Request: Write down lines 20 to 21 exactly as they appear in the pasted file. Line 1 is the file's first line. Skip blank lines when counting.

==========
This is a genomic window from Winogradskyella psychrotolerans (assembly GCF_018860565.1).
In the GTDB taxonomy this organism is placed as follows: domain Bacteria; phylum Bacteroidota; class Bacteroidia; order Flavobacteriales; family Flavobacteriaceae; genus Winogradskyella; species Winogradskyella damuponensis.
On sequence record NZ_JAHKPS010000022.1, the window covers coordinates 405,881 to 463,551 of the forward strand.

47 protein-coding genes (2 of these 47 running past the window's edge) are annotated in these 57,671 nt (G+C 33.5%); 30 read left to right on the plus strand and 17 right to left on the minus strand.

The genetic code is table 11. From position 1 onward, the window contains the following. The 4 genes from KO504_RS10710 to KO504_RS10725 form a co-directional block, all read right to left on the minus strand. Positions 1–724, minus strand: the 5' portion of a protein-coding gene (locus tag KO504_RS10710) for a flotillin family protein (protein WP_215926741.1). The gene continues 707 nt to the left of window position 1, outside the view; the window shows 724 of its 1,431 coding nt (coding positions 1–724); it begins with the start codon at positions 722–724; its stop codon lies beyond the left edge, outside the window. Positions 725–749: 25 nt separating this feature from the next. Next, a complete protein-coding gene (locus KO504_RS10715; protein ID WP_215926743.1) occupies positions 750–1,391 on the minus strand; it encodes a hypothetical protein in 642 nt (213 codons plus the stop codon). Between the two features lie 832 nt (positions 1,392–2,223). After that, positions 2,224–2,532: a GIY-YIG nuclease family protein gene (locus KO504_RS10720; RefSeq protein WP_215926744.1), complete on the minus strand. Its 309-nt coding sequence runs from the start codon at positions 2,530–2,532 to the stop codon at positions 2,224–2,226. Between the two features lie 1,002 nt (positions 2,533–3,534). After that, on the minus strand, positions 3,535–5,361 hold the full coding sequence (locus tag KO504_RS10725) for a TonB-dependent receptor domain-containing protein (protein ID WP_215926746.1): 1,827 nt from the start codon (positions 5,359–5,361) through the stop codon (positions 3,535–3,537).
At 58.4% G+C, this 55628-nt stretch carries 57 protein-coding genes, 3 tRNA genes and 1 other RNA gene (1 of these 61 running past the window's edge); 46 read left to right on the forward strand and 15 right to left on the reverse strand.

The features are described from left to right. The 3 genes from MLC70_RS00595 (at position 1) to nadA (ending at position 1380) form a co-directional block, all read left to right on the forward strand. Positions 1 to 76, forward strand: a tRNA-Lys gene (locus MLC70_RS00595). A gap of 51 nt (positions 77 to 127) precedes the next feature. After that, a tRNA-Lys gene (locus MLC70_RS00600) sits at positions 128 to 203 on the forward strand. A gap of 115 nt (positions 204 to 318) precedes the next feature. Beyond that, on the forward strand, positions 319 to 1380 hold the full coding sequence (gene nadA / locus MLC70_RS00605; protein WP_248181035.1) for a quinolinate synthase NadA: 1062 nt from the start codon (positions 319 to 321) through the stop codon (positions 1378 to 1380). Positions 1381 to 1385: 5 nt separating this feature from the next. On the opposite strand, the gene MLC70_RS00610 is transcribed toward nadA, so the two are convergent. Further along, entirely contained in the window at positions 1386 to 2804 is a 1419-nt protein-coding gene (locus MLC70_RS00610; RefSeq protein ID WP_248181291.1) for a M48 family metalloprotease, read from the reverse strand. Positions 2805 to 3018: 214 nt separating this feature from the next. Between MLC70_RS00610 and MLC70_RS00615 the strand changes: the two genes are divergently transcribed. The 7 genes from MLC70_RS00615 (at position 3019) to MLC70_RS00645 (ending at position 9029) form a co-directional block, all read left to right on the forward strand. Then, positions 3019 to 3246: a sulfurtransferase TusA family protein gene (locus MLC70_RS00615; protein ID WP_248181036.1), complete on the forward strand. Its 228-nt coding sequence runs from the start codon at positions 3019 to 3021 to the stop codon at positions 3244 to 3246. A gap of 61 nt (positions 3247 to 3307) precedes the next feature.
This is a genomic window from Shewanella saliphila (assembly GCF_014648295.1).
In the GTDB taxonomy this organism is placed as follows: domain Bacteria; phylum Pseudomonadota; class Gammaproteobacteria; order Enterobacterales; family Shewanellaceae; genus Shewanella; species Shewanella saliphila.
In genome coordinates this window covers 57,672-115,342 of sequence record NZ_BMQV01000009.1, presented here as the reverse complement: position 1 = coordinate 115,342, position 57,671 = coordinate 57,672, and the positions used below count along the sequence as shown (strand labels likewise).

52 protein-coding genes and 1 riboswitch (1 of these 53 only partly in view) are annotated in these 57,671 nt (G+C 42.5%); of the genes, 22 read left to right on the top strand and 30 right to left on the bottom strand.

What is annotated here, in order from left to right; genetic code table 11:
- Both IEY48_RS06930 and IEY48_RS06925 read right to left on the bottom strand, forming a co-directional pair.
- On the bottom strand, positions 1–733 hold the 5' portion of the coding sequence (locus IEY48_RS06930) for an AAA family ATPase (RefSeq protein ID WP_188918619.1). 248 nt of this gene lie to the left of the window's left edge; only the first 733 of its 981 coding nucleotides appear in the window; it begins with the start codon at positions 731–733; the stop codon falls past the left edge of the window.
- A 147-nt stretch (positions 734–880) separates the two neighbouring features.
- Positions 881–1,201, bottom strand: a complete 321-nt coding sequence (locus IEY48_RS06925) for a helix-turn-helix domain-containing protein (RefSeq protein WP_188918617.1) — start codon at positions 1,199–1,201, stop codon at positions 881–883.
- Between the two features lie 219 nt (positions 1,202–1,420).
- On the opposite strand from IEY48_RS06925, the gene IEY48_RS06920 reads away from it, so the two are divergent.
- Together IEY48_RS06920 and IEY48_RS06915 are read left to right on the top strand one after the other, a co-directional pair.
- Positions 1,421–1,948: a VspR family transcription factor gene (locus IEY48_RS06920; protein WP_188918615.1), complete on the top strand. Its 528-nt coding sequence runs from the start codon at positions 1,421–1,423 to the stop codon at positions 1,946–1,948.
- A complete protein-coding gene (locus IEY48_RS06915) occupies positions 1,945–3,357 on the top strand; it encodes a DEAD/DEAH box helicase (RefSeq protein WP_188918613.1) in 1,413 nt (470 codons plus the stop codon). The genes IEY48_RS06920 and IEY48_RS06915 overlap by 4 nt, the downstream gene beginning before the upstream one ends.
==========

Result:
- Positions 1,421–1,948: a VspR family transcription factor gene (locus IEY48_RS06920; protein WP_188918615.1), complete on the top strand. Its 528-nt coding sequence runs from the start codon at positions 1,421–1,423 to the stop codon at positions 1,946–1,948.
- A complete protein-coding gene (locus IEY48_RS06915) occupies positions 1,945–3,357 on the top strand; it encodes a DEAD/DEAH box helicase (RefSeq protein WP_188918613.1) in 1,413 nt (470 codons plus the stop codon). The genes IEY48_RS06920 and IEY48_RS06915 overlap by 4 nt, the downstream gene beginning before the upstream one ends.